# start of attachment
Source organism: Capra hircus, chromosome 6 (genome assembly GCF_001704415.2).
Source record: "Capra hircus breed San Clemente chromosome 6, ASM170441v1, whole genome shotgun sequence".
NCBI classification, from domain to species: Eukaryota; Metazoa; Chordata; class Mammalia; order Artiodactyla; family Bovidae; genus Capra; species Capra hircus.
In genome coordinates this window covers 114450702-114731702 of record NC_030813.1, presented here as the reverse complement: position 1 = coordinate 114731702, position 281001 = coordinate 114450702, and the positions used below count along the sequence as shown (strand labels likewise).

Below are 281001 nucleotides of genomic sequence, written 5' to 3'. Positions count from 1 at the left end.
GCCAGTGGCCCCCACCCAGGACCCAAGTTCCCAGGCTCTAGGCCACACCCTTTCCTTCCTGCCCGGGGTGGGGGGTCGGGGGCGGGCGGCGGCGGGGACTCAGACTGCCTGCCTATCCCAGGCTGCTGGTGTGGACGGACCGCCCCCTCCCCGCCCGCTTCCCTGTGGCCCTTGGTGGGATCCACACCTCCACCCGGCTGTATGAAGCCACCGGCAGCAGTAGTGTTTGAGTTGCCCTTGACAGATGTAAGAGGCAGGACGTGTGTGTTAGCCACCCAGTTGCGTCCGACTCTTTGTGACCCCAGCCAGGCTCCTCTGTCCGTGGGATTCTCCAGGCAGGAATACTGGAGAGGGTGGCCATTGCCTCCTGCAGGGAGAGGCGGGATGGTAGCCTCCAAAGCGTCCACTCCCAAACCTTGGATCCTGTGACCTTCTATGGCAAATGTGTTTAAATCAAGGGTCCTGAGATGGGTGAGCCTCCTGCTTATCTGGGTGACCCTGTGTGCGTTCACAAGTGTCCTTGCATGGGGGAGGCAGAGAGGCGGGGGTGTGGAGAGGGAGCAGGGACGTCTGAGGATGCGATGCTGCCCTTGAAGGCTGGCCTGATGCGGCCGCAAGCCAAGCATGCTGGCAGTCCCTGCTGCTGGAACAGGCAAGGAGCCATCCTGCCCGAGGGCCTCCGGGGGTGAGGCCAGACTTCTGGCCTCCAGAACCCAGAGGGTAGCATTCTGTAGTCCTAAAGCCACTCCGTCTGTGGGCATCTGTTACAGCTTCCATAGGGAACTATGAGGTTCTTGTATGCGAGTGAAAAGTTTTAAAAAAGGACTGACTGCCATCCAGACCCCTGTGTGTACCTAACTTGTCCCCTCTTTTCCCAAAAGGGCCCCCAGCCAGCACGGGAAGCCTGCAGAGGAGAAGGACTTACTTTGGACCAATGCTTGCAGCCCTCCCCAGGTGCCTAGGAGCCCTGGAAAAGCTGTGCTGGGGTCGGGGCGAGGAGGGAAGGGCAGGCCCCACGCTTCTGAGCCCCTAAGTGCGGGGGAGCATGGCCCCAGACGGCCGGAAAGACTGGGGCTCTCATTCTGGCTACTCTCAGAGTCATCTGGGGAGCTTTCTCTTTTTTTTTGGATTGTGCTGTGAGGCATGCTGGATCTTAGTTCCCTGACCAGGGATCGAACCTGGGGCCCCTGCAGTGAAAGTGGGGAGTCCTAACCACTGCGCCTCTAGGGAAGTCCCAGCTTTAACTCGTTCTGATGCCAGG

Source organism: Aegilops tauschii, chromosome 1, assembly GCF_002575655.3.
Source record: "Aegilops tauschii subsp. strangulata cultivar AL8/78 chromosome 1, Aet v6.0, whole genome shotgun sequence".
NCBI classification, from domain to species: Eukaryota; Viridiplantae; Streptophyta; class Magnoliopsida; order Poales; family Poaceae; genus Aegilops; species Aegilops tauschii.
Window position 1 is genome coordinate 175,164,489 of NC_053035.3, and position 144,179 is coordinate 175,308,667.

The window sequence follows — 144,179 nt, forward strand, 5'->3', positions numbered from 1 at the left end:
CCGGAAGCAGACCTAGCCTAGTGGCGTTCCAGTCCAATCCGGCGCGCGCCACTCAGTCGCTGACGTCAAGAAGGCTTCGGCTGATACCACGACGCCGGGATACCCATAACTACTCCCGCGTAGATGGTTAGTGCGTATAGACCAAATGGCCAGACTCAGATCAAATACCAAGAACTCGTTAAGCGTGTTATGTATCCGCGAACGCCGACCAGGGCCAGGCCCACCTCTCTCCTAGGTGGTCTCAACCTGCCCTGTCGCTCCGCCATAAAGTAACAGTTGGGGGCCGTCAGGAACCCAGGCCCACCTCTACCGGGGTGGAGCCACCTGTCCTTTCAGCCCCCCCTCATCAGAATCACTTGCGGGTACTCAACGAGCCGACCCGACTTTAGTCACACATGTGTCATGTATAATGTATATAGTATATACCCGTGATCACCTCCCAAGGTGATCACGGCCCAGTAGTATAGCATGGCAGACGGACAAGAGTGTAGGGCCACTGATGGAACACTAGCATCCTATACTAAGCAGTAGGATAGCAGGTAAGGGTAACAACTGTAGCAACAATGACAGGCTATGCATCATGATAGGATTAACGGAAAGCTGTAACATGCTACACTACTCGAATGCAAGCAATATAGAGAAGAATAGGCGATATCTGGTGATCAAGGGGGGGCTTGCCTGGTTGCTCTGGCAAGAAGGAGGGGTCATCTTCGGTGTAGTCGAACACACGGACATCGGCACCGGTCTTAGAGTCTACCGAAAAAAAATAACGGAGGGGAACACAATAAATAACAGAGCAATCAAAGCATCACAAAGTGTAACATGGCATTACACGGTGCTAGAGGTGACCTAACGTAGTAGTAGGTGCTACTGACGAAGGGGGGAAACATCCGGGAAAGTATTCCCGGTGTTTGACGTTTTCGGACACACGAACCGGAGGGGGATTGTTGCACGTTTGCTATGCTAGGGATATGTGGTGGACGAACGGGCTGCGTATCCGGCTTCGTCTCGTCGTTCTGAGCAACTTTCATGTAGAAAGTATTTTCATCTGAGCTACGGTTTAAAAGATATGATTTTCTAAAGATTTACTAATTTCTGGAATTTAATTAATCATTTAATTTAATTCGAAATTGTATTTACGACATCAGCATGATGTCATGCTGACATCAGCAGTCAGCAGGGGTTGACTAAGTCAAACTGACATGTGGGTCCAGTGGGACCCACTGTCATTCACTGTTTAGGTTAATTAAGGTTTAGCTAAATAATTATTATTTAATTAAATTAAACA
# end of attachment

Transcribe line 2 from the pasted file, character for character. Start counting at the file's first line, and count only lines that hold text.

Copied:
Source record: "Capra hircus breed San Clemente chromosome 6, ASM170441v1, whole genome shotgun sequence".